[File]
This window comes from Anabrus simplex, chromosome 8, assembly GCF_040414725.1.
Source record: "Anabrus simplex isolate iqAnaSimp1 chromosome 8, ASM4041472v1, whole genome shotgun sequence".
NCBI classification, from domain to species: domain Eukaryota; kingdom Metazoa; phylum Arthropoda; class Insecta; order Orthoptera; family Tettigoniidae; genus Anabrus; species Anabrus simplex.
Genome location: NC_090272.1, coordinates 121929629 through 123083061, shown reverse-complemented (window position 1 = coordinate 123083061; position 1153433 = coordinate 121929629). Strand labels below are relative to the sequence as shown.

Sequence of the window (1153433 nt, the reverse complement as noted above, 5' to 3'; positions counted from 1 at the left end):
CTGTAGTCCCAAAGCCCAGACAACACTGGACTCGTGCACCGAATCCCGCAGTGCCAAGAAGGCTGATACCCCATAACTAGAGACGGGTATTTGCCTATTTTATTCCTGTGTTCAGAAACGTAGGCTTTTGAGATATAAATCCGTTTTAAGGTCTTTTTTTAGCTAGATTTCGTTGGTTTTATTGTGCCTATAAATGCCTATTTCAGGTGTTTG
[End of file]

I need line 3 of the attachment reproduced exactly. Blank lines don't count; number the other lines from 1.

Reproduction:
NCBI classification, from domain to species: domain Eukaryota; kingdom Metazoa; phylum Arthropoda; class Insecta; order Orthoptera; family Tettigoniidae; genus Anabrus; species Anabrus simplex.